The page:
A cursory google search will return a treasure trove of blog posts and articles espousing the value of adding accessibility checks to the testing automation pipeline. These articles are rife with tutorials and code snippets demonstrating just how simple it can be to grab one’s favorite open-source accessibility testing library, jam it into a cypress project, and presto changeo, shifting left, and accessibility has been achieved… right?
Unfortunately, no, because actioning results in a consistent, repeatable process is the actual goal of shift-left, not just injecting more testing. Unlike the aforementioned treasure trove of blog posts about how to add accessibility checks to testing automation, there is a noticeable dearth of content focused on how to leverage the results from those accessibility checks to drive change and improve accessibility.
With that in mind, the following article aims to fill that dearth by walking through a variety of ways to answer the question of “what’s next?” after the testing integration has been completed.
The confluence of maximum scalability and accessibility as requirements has brought most modern-day digital teams to the conclusion that the path to sustainable accessibility improvements requires a shift left with accessibility. Not surprisingly, the general agreement on the merits of shifting left has led to a tidal wave of content focused on how important it is to include accessibility checks in DevOps processes, like frontend testing automation, as a means to address accessibility earlier on in the product life cycle.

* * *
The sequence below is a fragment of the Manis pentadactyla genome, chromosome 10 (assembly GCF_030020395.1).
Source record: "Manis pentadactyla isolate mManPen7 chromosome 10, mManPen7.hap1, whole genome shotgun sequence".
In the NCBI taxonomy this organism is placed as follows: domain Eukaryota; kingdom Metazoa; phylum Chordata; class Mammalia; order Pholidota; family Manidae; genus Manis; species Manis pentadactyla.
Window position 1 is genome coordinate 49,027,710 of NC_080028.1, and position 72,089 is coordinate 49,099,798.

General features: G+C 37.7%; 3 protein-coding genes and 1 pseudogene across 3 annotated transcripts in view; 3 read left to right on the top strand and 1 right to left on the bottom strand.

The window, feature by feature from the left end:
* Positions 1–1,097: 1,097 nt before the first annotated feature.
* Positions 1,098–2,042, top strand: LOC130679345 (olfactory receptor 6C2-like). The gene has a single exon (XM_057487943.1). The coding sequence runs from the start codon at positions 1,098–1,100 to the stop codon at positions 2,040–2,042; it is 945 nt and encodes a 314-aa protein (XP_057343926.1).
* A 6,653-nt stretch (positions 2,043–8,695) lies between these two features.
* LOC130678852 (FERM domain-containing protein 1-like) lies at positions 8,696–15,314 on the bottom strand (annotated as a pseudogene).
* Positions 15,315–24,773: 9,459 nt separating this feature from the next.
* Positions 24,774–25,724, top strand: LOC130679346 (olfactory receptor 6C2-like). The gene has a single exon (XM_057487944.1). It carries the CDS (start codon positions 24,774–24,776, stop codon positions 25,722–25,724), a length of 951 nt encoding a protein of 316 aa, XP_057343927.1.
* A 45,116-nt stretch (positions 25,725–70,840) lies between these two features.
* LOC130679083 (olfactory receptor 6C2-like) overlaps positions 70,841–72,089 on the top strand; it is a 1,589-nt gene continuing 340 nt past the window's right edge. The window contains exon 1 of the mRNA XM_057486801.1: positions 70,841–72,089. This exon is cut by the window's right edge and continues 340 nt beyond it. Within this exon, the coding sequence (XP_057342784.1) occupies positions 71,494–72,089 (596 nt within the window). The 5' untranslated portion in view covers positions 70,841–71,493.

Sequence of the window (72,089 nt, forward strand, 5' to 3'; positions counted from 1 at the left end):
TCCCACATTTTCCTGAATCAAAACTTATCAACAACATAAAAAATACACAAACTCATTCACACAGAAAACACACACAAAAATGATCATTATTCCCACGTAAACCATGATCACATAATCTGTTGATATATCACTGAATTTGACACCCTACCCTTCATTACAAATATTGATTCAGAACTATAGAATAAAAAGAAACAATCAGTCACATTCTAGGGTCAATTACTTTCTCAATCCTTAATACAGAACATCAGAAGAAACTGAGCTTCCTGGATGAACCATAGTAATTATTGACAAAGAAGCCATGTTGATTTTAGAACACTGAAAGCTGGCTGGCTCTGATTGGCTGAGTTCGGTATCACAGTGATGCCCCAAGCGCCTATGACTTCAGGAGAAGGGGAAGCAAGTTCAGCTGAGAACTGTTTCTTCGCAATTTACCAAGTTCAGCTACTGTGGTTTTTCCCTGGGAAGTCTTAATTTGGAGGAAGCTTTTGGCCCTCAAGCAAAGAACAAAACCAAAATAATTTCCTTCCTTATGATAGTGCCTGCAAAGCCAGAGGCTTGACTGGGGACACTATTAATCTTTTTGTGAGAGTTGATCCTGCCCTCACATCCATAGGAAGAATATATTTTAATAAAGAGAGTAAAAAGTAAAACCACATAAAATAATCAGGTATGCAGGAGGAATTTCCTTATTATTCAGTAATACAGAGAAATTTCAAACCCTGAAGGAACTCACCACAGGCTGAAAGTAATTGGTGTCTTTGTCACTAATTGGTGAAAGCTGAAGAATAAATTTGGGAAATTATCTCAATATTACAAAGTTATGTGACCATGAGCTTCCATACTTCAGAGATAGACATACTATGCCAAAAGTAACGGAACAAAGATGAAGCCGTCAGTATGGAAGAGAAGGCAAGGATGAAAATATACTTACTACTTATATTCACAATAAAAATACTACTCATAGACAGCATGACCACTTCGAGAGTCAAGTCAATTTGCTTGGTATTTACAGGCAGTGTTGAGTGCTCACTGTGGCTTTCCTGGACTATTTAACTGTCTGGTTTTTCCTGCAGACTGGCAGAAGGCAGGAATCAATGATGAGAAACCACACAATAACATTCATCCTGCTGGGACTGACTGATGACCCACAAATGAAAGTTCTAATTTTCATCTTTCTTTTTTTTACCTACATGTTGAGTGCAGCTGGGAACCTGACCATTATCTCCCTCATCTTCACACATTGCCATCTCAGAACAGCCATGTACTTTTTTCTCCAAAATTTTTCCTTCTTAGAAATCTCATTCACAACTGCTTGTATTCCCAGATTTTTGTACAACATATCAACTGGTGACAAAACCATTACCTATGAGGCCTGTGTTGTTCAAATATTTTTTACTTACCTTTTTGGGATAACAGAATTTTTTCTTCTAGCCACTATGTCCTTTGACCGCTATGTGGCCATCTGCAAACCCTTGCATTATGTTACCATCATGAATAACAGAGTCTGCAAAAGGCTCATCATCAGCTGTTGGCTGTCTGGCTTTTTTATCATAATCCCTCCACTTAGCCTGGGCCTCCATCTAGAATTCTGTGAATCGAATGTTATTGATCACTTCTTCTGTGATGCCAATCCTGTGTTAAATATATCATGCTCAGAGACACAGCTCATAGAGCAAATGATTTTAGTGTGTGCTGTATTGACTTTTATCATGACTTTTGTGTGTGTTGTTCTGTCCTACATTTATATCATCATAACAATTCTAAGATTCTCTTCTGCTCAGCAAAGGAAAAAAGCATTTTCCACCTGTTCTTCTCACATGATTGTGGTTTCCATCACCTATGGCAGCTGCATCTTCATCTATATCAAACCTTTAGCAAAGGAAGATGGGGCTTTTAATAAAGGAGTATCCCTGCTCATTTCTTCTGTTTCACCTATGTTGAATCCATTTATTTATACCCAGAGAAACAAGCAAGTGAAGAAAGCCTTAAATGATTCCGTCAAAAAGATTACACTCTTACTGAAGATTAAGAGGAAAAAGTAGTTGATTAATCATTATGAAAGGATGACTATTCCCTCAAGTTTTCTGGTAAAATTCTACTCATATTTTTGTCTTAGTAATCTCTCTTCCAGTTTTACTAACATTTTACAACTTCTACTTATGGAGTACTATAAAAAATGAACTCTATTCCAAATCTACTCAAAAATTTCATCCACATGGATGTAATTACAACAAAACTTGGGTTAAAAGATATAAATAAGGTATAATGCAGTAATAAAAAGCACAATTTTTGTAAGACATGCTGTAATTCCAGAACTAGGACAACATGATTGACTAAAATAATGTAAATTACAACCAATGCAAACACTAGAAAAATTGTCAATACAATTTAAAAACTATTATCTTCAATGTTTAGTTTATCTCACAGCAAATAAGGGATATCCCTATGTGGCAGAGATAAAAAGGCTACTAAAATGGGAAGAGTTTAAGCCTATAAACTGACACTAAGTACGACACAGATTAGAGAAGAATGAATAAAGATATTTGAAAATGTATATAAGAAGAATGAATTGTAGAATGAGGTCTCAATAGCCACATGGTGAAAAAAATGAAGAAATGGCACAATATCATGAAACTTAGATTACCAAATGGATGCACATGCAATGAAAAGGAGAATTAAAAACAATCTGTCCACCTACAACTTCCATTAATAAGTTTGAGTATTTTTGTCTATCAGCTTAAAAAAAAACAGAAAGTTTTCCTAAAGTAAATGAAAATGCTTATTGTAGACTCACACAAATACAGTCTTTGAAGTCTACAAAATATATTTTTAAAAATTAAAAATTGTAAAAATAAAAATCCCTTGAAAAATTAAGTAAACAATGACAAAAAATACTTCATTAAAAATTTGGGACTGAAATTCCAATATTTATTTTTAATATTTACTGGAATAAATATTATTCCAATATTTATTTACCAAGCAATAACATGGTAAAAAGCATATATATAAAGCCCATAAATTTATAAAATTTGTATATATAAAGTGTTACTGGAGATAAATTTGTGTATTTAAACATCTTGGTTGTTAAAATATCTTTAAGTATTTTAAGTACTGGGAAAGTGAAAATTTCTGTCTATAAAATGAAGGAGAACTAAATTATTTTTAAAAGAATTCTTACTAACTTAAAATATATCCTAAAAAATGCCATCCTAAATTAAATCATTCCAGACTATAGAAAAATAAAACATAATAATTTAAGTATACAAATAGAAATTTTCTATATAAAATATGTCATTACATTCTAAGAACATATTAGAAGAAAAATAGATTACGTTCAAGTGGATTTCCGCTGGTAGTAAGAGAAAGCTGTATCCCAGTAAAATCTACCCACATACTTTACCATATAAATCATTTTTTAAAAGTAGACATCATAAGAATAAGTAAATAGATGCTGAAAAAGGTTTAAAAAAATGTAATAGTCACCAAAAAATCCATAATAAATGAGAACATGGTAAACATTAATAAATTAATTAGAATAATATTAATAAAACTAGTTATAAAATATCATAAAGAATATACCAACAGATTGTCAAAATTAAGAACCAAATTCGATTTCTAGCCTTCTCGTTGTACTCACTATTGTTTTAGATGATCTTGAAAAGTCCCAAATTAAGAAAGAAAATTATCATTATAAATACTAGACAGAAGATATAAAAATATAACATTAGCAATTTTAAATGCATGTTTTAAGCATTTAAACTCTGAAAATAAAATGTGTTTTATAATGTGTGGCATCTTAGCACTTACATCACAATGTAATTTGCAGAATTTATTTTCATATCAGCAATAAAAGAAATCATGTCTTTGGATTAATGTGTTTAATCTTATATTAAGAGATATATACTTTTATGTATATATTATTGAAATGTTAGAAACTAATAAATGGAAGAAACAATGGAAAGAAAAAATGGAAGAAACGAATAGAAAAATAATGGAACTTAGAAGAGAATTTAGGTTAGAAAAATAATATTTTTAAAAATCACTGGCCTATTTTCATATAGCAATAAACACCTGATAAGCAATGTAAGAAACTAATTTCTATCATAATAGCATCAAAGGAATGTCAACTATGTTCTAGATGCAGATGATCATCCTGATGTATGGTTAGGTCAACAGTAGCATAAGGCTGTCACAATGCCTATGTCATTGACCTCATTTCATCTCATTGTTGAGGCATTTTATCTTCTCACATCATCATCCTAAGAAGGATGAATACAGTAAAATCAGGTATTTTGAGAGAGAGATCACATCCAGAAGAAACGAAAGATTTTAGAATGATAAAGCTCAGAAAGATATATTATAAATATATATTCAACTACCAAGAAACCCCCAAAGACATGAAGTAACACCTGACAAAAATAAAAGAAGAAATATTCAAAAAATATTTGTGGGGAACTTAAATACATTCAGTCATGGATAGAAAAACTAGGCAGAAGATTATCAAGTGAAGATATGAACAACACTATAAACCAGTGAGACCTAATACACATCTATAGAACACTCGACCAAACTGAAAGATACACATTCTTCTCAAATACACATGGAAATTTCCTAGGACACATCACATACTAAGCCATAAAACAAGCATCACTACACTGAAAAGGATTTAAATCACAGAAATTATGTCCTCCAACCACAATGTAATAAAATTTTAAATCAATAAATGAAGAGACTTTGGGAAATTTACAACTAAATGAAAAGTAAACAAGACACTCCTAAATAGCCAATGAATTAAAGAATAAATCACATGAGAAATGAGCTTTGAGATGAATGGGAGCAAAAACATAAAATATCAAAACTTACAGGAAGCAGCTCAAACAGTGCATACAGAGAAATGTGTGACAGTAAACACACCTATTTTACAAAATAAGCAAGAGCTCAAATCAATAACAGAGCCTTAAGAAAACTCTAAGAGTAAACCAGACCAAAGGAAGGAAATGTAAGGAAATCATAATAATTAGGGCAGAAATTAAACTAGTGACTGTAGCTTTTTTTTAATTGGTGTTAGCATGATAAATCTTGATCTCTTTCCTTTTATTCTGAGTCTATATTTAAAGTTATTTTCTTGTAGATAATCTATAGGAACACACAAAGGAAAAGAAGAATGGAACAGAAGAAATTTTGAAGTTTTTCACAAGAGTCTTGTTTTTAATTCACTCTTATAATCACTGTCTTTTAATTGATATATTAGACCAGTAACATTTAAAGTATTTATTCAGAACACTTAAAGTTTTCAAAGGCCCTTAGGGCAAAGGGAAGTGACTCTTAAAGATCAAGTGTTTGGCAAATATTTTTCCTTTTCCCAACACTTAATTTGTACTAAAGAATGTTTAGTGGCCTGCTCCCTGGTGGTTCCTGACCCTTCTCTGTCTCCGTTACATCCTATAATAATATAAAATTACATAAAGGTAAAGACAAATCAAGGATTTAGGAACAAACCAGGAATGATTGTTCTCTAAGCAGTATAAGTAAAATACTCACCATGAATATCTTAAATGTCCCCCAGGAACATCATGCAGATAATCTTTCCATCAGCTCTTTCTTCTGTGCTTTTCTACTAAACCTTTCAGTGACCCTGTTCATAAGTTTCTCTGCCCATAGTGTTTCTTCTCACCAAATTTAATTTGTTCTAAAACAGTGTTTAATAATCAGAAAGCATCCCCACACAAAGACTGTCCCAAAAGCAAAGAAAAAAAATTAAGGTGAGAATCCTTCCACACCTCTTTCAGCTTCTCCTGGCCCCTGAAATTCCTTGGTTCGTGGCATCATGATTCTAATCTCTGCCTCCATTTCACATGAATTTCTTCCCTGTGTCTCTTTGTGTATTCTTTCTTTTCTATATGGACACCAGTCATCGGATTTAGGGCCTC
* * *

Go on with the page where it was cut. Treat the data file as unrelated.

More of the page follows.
Unfortunately, there has yet to be a similar tidal wave of content addressing the important next steps of how to effectively use test results to fix problems and how to create processes and policies to reduce repeat issues and regression. This gap in enablement creates the problem that exists today:
The dramatic increase in the amount of accessibility testing performed in automation is not correlating to a proportional increase in the accessibility of the digital world.
The problem with the status quo is that without guidance on what to do with the results, increased testing does not correlate with increased accessibility (or a decrease in accessibility bugs).
In order to properly tackle this problem, development teams need to be enabled and empowered to make the most of the output from automated accessibility testing. Only then can they effectively use the results to translate the increase in accessibility testing in their development lifecycle to a proportional decrease in accessibility issues that exist in the application.
How can we achieve this? With a combination of strategically positioned and mindfully structured quality gates within the CI/CD pipeline and leveraging freely available tools and technologies to efficiently remediate bugs when they are uncovered, your development team can be well on their way to effectively using automated accessibility results. Let’s dive into each of these ideas!
Making a quality gate is an easy and effective way to automate an action on your project when committing your code. Most development teams now create gates to check if there are no linting errors, if all test cases have passed, or if the project has no errors. Automated accessibility results can fit right into this same model with ease!
Where Do The Gates Exist?
For the most part, the two primary locations for quality gates within the software development lifecycle (SDLC) are during pull requests (PRs) and build jobs (in CI).
With pull requests, one of the most commonly used tools is GitHub Actions, which allows development teams to automate a set of tasks that should be completed or checked when code is committed or deployed. In CI Jobs, the tools’ built-in functionality (Azure, Jenkins) is used to create a script that checks to see if test cases or scenario has passed. So, where does it make sense to have one for your team?
It all depends on what level development teams want to put a gate in place for accessibility testing results. If the team is doing more linting and component-level testing, the accessibility gate would make the most sense at a pull request level. If the automated test is at an integration level, meaning a full baked-out site ready for deployment, then the gate can be placed with a CI job.